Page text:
Athene loaned $ 2 billion to bankrupt car rental company Hertz Global Holdings Inc (HTZGQ.PK) in November, and $ 1.4 billion to Abu Dhabi National Oil Company (ADNOC), guaranteed by office and apartment buildings in September.

Athene’s Hertz loan is 85% investment grade and 15% speculative or junk grade. The loan pays an interest rate of 3.75%, according to loan documents reviewed by Reuters and two people familiar with the matter.

The fees Athene collects for structuring the loan raises Athene’s return above 4.75%, the people said. This compares to 3.2% for good-quality debt and 4.8% for speculative debt at the time of the loan, according to a bond index and Federal Reserve data. Hertz plans to come out of bankruptcy under a deal that includes Apollo.

Real estate in the Middle East provides a source of income for 24 years, after which ownership reverts to ADNOC, which retained a 51% stake. Reuters could not determine the return, but brokers said the occupancy rate was down from relatively high levels.

ADNOC declined to comment.


The build-up of hard-to-sell investments has caught the attention of US regulators and raised concerns that insurers have cash to pay for a surge in claims in a crisis. The Federal Reserve recently flagged this as a concern.

“What worries the Fed is that these risky assets may not be liquid enough, or they may lose value enough to put policyholders at risk,” said Joshua Ronen, professor of accounting at New University. York whose research focuses on financial markets and finance. statements.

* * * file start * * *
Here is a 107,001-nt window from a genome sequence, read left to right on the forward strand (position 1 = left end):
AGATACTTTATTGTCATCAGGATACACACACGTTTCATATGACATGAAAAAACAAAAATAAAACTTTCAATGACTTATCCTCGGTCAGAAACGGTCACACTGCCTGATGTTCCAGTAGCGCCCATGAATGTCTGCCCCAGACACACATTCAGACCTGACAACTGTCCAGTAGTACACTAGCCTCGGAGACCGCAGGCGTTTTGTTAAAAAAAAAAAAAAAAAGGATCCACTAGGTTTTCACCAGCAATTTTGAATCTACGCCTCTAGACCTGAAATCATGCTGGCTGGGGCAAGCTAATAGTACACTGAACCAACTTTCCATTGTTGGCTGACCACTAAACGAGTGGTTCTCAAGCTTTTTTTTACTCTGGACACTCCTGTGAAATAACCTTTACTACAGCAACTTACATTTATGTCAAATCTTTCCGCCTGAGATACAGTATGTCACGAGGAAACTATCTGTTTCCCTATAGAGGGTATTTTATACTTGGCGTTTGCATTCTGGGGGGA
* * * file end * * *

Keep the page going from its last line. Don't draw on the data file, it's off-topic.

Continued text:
The Fed declined to comment.

Insurers still appear to be well capitalized despite the economic upheaval of the past year. While the pandemic has hit industry profits, it has not weakened capital, analysts said.

Athene’s credit rating, for example, was upgraded this month to “A +” with a positive outlook from S&P Global Ratings. About 7% of Athene’s investments are rated speculative, compared to 6% for all insurers, according to S&P Global Ratings.

Yet concerns about risk affected some transactions. When Allstate Corp (ALL.N) recently sold its life insurance and annuity business, it looked for companies that were not aggressively redeploying their assets to riskier investments, CEO Tom Wilson told Reuters.

In January, Allstate agreed to sell 80% to Blackstone Group Inc (BX.N) and the remainder to Wilton Re, an insurer owned by the Canada Pension Plan Investment Board. Both sales are expected to close this year.

“There are people who take these assets, they assume insurance regulators won’t pay them as much attention. And they swing towards the fences. We chose not to even talk to people like that, ”Wilson said. “We want our customers to be paid, even if they are no longer our customers.”

Our standards: Thomson Reuters Trust Principles.

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About Christopher Easley

Christopher Easley